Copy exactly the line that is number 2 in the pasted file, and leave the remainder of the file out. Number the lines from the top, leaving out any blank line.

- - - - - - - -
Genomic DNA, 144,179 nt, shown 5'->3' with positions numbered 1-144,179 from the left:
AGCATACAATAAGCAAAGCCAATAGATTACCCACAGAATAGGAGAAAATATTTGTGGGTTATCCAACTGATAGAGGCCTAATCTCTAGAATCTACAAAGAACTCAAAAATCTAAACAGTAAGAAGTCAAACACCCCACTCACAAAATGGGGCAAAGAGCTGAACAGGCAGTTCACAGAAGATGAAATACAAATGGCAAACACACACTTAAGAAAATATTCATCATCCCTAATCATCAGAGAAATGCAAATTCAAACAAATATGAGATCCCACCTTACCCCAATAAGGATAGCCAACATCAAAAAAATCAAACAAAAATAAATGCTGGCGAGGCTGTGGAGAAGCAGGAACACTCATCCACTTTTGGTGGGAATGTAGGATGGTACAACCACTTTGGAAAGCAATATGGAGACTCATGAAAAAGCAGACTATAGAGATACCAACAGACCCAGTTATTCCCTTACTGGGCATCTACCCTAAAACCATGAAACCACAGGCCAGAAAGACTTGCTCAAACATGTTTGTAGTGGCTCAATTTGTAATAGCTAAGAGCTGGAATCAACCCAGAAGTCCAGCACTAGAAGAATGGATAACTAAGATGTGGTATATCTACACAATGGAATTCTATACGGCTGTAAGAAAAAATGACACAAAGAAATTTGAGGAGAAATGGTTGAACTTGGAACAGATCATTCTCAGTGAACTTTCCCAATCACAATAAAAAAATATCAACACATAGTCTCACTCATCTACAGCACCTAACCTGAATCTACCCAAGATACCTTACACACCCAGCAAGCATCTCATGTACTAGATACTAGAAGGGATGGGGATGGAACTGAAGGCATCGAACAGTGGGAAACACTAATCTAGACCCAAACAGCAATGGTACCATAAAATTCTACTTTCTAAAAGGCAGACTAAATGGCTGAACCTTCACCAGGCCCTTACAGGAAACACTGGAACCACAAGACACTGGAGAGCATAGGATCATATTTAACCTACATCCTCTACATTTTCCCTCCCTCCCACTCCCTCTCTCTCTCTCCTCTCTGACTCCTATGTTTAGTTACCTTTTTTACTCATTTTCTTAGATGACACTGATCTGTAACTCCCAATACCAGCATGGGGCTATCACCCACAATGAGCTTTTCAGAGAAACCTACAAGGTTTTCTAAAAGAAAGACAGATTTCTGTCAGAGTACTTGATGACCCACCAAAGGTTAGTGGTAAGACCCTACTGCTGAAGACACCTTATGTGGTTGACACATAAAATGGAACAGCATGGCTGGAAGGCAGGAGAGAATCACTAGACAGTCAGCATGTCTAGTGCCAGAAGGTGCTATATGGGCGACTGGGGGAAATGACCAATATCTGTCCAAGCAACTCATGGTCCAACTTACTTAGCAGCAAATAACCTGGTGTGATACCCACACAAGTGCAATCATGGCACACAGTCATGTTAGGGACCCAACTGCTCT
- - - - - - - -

AGCATACAATAAGCAAAGCCAATAGATTACCCACAGAATAGGAGAAAATATTTGTGGGTTATCCAACTGATAGAGGCCTAATCTCTAGAATCTACAAAGAACTCAAAAATCTAAACAGTAAGAAGTCAAACACCCCACTCACAAAATGGGGCAAAGAGCTGAACAGGCAGTTCACAGAAGATGAAATACAAATGGCAAACACACACTTAAGAAAATATTCATCATCCCTAATCATCAGAGAAATGCAAATTCAAACAAATATGAGATCCCACCTTACCCCAATAAGGATAGCCAACATCAAAAAAATCAAACAAAAATAAATGCTGGCGAGGCTGTGGAGAAGCAGGAACACTCATCCACTTTTGGTGGGAATGTAGGATGGTACAACCACTTTGGAAAGCAATATGGAGACTCATGAAAAAGCAGACTATAGAGATACCAACAGACCCAGTTATTCCCTTACTGGGCATCTACCCTAAAACCATGAAACCACAGGCCAGAAAGACTTGCTCAAACATGTTTGTAGTGGCTCAATTTGTAATAGCTAAGAGCTGGAATCAACCCAGAAGTCCAGCACTAGAAGAATGGATAACTAAGATGTGGTATATCTACACAATGGAATTCTATACGGCTGTAAGAAAAAATGACACAAAGAAATTTGAGGAGAAATGGTTGAACTTGGAACAGATCATTCTCAGTGAACTTTCCCAATCACAATAAAAAAATATCAACACATAGTCTCACTCATCTACAGCACCTAACCTGAATCTACCCAAGATACCTTACACACCCAGCAAGCATCTCATGTACTAGATACTAGAAGGGATGGGGATGGAACTGAAGGCATCGAACAGTGGGAAACACTAATCTAGACCCAAACAGCAATGGTACCATAAAATTCTACTTTCTAAAAGGCAGACTAAATGGCTGAACCTTCACCAGGCCCTTACAGGAAACACTGGAACCACAAGACACTGGAGAGCATAGGATCATATTTAACCTACATCCTCTACATTTTCCCTCCCTCCCACTCCCTCTCTCTCTCTCCTCTCTGACTCCTATGTTTAGTTACCTTTTTTACTCATTTTCTTAGATGACACTGATCTGTAACTCCCAATACCAGCATGGGGCTATCACCCACAATGAGCTTTTCAGAGAAACCTACAAGGTTTTCTAAAAGAAAGACAGATTTCTGTCAGAGTACTTGATGACCCACCAAAGGTTAGTGGTAAGACCCTACTGCTGAAGACACCTTATGTGGTTGACACATAAAATGGAACAGCATGGCTGGAAGGCAGGAGAGAATCACTAGACAGTCAGCATGTCTAGTGCCAGAAGGTGCTATATGGGCGACTGGGGGAAATGACCAATATCTGTCCAAGCAACTCATGGTCCAACTTACTTAGCAGCAAATAACCTGGTGTGATACCCACACAAGTGCAATCATGGCACACAGTCATGTTAGGGACCCAACTGCTCT